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Supreme Court Limits Limit On Successive Habeas Petitions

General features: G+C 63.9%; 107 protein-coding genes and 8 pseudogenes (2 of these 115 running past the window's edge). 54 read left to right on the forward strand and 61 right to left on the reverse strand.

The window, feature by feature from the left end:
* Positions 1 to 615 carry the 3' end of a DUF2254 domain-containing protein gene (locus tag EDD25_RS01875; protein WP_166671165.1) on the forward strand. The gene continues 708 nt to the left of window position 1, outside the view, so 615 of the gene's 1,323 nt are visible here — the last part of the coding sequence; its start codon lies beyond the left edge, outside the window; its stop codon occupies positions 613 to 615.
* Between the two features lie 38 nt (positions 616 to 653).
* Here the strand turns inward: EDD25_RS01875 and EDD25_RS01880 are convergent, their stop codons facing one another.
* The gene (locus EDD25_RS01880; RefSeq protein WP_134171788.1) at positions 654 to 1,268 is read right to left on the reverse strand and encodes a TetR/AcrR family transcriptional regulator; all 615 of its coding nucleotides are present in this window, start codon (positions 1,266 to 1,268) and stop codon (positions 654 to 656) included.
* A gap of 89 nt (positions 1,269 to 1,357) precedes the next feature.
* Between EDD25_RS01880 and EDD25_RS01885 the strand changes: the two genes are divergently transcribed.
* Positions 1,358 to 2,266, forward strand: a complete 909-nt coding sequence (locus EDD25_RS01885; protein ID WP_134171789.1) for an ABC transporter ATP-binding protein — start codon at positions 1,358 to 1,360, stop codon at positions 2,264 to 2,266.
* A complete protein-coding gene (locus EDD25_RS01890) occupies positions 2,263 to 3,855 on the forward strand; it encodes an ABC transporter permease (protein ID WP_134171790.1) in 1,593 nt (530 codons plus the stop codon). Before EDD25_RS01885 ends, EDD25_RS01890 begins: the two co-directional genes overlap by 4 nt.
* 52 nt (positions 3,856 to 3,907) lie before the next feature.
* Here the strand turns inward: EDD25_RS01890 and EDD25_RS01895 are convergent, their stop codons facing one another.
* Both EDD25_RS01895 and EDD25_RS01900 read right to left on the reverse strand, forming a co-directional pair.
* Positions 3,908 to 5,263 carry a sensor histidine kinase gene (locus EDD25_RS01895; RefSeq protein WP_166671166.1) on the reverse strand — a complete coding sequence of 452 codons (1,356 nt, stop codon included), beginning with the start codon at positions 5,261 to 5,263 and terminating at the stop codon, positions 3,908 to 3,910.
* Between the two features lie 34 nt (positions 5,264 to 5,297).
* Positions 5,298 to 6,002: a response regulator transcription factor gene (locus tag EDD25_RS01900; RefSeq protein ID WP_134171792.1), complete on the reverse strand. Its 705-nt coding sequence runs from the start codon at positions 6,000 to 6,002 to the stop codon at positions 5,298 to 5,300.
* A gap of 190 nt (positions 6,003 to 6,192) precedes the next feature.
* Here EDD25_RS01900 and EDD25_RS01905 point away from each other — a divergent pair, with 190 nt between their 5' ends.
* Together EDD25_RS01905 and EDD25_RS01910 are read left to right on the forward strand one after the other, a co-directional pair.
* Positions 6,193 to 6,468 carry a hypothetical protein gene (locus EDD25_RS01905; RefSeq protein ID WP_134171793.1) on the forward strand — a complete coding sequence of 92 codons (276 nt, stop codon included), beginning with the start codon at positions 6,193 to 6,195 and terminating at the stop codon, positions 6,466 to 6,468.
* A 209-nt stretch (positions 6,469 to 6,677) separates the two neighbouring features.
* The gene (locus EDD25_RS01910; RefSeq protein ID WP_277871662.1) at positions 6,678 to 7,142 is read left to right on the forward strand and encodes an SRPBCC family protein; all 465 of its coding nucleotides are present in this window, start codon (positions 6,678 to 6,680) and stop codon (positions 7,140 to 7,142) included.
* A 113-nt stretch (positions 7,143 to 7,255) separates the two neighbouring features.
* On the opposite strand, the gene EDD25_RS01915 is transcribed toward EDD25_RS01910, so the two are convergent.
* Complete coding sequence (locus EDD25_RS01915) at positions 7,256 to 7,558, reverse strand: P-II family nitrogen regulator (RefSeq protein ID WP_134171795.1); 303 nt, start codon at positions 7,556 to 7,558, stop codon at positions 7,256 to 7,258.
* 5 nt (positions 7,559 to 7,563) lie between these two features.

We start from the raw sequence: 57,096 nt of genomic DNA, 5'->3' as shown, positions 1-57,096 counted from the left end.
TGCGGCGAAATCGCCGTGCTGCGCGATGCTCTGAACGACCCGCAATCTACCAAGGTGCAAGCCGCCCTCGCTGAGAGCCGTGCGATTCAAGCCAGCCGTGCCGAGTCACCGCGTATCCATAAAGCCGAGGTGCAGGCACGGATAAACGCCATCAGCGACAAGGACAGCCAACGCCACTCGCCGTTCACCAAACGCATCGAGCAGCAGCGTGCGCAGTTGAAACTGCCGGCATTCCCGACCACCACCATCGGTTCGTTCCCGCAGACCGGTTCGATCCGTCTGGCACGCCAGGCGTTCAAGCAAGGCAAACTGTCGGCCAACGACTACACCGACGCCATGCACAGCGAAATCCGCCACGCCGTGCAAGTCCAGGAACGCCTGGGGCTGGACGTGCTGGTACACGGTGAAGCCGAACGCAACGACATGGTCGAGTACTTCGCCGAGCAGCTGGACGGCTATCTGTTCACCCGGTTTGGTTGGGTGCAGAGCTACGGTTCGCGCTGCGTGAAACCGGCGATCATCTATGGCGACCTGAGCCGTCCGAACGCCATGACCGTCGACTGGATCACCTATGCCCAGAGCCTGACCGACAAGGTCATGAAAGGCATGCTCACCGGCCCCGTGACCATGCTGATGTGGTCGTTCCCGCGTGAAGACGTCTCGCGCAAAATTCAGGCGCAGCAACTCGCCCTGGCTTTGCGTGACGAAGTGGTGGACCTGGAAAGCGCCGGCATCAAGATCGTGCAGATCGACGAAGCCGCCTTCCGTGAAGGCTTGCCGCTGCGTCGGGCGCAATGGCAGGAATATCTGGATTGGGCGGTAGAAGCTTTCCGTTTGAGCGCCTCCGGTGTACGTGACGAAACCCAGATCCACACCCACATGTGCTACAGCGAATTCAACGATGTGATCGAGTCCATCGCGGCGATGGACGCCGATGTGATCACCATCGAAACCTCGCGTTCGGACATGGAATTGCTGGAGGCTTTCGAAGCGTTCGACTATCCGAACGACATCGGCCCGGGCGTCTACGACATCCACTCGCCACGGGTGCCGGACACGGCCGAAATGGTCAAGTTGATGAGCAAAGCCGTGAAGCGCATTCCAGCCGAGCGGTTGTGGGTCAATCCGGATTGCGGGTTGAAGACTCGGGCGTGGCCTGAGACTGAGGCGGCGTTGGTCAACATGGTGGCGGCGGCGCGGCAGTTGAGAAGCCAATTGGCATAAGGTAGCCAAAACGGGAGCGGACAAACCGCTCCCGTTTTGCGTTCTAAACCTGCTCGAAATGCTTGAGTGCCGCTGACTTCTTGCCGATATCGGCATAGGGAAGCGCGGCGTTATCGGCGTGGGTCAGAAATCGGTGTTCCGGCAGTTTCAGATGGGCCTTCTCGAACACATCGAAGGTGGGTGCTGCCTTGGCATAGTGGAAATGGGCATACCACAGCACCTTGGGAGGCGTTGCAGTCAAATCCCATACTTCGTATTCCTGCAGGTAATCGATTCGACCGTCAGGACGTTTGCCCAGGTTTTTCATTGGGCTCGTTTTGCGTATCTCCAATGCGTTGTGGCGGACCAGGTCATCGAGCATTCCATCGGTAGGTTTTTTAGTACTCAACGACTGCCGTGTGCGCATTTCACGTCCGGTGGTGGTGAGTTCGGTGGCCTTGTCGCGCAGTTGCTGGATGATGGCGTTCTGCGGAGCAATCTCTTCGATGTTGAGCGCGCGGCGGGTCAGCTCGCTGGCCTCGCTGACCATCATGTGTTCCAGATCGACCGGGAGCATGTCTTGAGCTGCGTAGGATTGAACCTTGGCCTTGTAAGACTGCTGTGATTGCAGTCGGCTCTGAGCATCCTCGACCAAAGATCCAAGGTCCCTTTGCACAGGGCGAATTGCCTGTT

06/28/2021--In In re Friend, the Supreme Court today interprets Proposition 66, the 2016 ballot measure that was designed to expedite executions in California, as allowing death row inmates to file additional habeas corpus petitions in situations where at least some of the initiative’s proponents claim the petitions should be barred. The court also concludes, however, that the initiative’s limitation on habeas relief, while not as broad as those proponents want, does apply to petitioners whose first habeas petitions were filed before Proposition 66 took effect. By its terms, Proposition 66 precludes a successive habeas petition “unless the court finds, by the preponderance of all available evidence, whether or not admissible at trial, that the defendant is actually innocent of the crime of which he or she was convicted or is ineligible for the sentence [of death].” (Emphasis added.) However, the court’s unanimous opinion by Justice Leondra Kruger holds the limitation didn’t overturn one existing habeas standard that allows “the consideration of claims that could not reasonably have been raised earlier, such as those based on newly available evidence or on recent changes in the law.” The court assures that the “could not reasonably have been raised earlier” exception is applicable only in “the rare instance.” But the court also explains that ineffective assistance of counsel as a reason for not raising an issue in a first habeas petition is “good cause for raising the issue in a subsequent petition.” Thus, ineffective assistance of counsel will likely be a predicate for making arguments that otherwise could have been made in earlier habeas petitions. Both the Attorney General and the petitioner agree with the court’s interpretation. Two amici curiae don’t — they claim Proposition 66 eliminated the existing habeas standard. But the amici differ in the consequences of that statutory construction, one of them arguing the initiative’s limitation should be struck as a constitutional violation. The court concludes the broader limitation “raises significant questions” under the California Constitution’s due process and habeas corpus provisions. The opinion doesn’t resolve those questions, although its detailed discussion more than hints that the broad interpretation would not withstand constitutional scrutiny. Instead, the court “presume[s] voters did not intend the interpretation that raises substantial constitutional doubts.” The court says it “see[s] no evidence that Proposition 66 was intended to speed up the process of review to the maximum extent possible, no matter the costs to the principles of substantial justice that lie at the core of the Constitution’s habeas corpus and due process guarantees.” The Court reverses the First District, Division Three, Court of Appeal.


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